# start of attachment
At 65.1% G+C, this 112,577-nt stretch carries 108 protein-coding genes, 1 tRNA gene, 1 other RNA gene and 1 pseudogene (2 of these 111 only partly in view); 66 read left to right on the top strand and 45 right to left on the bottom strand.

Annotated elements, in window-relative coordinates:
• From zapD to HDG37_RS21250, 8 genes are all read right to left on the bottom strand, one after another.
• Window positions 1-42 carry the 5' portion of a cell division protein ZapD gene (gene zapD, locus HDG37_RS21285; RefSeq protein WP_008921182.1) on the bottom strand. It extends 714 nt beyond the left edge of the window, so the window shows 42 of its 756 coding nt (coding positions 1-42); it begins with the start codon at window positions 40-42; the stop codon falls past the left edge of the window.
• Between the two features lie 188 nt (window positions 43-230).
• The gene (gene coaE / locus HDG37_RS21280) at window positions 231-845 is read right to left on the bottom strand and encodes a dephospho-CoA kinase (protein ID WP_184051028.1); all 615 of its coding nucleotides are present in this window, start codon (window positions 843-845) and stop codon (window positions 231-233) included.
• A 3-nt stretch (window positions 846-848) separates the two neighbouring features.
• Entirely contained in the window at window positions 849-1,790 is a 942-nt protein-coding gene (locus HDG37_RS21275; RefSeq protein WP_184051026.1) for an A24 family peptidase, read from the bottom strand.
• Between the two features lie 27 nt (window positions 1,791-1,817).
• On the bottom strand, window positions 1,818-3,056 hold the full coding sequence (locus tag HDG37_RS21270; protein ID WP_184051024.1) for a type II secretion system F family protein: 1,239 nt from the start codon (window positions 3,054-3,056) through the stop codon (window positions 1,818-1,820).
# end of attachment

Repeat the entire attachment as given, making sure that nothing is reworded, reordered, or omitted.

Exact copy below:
At 65.1% G+C, this 112,577-nt stretch carries 108 protein-coding genes, 1 tRNA gene, 1 other RNA gene and 1 pseudogene (2 of these 111 only partly in view); 66 read left to right on the top strand and 45 right to left on the bottom strand.

Annotated elements, in window-relative coordinates:
• From zapD to HDG37_RS21250, 8 genes are all read right to left on the bottom strand, one after another.
• Window positions 1-42 carry the 5' portion of a cell division protein ZapD gene (gene zapD, locus HDG37_RS21285; RefSeq protein WP_008921182.1) on the bottom strand. It extends 714 nt beyond the left edge of the window, so the window shows 42 of its 756 coding nt (coding positions 1-42); it begins with the start codon at window positions 40-42; the stop codon falls past the left edge of the window.
• Between the two features lie 188 nt (window positions 43-230).
• The gene (gene coaE / locus HDG37_RS21280) at window positions 231-845 is read right to left on the bottom strand and encodes a dephospho-CoA kinase (protein ID WP_184051028.1); all 615 of its coding nucleotides are present in this window, start codon (window positions 843-845) and stop codon (window positions 231-233) included.
• A 3-nt stretch (window positions 846-848) separates the two neighbouring features.
• Entirely contained in the window at window positions 849-1,790 is a 942-nt protein-coding gene (locus HDG37_RS21275; RefSeq protein WP_184051026.1) for an A24 family peptidase, read from the bottom strand.
• Between the two features lie 27 nt (window positions 1,791-1,817).
• On the bottom strand, window positions 1,818-3,056 hold the full coding sequence (locus tag HDG37_RS21270; protein ID WP_184051024.1) for a type II secretion system F family protein: 1,239 nt from the start codon (window positions 3,054-3,056) through the stop codon (window positions 1,818-1,820).